By Brittney Corrigan
I wasn’t enough. My new eyes, dark
and starshined, weren’t enough. My downy
scalp, still fragrant with the scent of beginnings,
was not enough. My small fingers wrapped
round her thumb were not enough. My coos. My
laughter. My wails when she left me. Not enough.
I wasn’t there. I wasn’t swathed against
her breast the way I should have been, slung
close enough to hear her metronomic heart,
cling to her new-mother belly, twist her
thick hair, bury my face in her neck. She passed
me over. Held something else in her arms.
I wasn’t enough. The reaching of my limbs for
her body in the night was not enough. The babble
rippling from my waking lips was not enough.
My skin sweet as ripe fruit. My ears tuned
to the lilting of her voice. My face a moon
of promise. Not enough. Not enough. Not enough.
I wasn’t old enough to know. My lullabies
sung with metallic snaps and clicks. The rhythmic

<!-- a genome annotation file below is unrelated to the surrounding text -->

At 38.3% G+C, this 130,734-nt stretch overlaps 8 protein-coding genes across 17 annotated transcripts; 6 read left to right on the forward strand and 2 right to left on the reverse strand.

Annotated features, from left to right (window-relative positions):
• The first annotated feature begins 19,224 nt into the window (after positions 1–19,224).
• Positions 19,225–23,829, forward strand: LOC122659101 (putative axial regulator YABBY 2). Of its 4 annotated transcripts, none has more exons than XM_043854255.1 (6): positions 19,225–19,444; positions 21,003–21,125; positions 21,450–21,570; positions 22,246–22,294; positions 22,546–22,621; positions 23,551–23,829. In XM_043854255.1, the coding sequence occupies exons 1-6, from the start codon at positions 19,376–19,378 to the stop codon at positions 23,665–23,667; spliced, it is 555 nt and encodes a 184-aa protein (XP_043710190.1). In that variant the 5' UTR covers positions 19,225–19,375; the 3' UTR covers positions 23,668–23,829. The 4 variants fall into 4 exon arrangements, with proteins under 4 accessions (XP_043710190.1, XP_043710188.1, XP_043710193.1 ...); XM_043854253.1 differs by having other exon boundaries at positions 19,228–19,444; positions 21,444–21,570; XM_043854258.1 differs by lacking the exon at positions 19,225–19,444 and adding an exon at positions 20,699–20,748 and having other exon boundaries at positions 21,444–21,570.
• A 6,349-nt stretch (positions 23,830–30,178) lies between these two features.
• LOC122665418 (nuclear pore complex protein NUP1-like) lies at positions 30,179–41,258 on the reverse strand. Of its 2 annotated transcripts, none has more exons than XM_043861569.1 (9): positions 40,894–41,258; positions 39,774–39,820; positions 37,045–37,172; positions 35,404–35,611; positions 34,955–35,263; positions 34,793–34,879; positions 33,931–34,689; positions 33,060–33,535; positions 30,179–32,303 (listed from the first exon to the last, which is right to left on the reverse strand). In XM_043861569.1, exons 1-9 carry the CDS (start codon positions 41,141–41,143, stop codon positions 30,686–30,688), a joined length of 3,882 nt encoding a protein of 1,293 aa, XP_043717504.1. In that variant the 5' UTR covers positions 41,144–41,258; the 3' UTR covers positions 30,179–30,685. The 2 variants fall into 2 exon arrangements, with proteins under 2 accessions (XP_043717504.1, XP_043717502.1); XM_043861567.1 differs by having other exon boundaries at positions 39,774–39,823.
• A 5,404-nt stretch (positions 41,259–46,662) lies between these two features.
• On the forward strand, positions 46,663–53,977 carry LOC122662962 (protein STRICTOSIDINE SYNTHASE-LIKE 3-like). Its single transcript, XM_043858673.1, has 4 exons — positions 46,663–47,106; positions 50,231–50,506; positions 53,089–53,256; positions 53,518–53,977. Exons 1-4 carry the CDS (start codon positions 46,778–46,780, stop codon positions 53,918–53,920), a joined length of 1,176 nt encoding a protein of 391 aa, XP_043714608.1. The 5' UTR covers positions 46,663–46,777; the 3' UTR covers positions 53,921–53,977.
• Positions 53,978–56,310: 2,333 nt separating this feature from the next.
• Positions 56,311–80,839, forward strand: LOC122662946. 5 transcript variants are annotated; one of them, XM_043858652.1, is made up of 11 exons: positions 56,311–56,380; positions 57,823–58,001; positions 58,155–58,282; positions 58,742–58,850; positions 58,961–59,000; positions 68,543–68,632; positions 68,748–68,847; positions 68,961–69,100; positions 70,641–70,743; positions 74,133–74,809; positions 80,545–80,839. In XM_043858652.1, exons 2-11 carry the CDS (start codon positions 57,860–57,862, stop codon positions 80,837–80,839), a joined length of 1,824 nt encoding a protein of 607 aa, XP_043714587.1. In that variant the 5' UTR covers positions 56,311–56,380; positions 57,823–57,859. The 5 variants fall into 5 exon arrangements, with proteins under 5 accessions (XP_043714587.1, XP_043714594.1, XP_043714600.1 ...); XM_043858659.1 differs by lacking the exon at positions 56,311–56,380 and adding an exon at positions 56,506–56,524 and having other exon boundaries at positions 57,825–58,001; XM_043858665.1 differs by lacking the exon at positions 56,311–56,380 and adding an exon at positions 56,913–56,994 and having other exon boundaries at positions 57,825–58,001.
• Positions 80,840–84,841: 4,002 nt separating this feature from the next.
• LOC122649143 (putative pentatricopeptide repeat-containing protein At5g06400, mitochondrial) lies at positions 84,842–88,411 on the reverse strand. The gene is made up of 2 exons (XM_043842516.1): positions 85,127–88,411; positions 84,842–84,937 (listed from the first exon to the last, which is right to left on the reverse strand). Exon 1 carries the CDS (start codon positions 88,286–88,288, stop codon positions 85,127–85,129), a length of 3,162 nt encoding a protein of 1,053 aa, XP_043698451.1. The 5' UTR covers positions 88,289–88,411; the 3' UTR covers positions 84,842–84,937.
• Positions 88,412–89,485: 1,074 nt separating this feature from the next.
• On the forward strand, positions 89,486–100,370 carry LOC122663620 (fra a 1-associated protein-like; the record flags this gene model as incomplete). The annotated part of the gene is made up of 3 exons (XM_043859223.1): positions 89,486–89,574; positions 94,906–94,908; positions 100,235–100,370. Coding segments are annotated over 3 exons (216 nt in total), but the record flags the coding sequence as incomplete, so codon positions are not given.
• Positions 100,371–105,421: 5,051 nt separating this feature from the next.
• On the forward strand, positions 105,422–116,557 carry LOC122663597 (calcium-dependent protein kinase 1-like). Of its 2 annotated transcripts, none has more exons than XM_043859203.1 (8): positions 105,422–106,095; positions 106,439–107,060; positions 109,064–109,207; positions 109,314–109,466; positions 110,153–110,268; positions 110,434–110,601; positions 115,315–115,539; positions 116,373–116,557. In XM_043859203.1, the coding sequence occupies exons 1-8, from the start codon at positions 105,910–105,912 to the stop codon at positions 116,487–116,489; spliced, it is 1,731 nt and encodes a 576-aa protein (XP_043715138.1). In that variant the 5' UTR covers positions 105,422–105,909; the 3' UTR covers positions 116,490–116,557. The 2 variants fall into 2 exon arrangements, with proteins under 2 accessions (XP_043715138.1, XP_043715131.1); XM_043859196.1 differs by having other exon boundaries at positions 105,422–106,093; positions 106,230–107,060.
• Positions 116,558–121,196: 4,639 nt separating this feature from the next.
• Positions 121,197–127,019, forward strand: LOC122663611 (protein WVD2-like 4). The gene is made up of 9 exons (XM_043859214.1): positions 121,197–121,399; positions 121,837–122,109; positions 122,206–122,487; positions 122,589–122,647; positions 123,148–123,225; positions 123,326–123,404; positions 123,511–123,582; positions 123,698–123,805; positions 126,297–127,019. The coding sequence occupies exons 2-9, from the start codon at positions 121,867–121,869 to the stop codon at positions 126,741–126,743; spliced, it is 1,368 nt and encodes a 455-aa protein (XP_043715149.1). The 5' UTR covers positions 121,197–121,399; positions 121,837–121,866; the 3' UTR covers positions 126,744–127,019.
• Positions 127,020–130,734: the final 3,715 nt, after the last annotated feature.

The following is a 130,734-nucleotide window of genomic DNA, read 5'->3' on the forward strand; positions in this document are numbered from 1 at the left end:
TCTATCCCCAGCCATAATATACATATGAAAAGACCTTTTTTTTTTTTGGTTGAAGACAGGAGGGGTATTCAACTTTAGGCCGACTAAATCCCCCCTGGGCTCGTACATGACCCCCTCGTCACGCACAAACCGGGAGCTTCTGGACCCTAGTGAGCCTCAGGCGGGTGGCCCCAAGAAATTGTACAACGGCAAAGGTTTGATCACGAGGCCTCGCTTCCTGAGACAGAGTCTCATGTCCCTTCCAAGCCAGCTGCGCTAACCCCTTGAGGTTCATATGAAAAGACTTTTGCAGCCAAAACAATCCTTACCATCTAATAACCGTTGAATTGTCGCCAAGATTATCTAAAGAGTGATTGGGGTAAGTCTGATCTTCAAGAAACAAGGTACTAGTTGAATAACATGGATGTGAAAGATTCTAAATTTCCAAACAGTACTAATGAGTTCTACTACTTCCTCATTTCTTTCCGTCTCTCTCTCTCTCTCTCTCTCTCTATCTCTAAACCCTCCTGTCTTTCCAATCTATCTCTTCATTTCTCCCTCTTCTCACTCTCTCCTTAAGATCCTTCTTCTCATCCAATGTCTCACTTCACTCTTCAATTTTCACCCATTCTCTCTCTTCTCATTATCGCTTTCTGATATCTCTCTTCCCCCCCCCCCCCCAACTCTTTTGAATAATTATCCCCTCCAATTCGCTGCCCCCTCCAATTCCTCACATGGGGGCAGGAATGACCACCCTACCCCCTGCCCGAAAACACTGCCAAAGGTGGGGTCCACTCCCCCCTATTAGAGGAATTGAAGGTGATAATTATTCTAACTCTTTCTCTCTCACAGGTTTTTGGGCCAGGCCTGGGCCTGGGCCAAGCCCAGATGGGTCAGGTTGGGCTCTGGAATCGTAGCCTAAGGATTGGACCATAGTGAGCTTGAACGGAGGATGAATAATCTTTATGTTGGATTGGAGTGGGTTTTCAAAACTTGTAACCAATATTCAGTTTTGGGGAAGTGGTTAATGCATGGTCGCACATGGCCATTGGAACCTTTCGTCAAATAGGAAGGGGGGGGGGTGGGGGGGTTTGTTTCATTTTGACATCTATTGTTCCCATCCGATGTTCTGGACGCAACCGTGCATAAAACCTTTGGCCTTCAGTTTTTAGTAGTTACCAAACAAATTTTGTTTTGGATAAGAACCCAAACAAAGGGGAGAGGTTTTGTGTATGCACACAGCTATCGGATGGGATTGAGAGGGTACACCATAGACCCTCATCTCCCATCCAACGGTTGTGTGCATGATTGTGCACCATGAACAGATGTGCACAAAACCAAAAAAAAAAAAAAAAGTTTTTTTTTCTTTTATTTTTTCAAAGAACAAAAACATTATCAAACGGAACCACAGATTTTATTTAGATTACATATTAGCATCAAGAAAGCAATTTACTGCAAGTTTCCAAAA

rattle of ammunition shells. The shiny barrels
polished and carressed, so clean and tended.
Handed to my father as she leaned to place me
in my crib, cupped the heels of my feet in her palms.
I wasn’t enough. The auspice of my future.
Not enough. The safety of my world. Not enough.
The empty house, the shattered family. Neither
were enough. The road of shame before me.
The thought of me abandoned. The gaping of my life
without her life. None of it. None of it enough.
I wasn’t responsible. But oh sisters, oh brothers and fathers
and mothers, oh daughters and sons, oh friends and dear ones
crouched and laid flat by your fear, oh survivors, oh wounded,
oh ghosts. I wasn’t enough. I couldn’t stop them. Couldn’t
hold their hearts. So hold me. Hold me up into the mourners
and the cameras and the sun. Enough. Enough. Enough.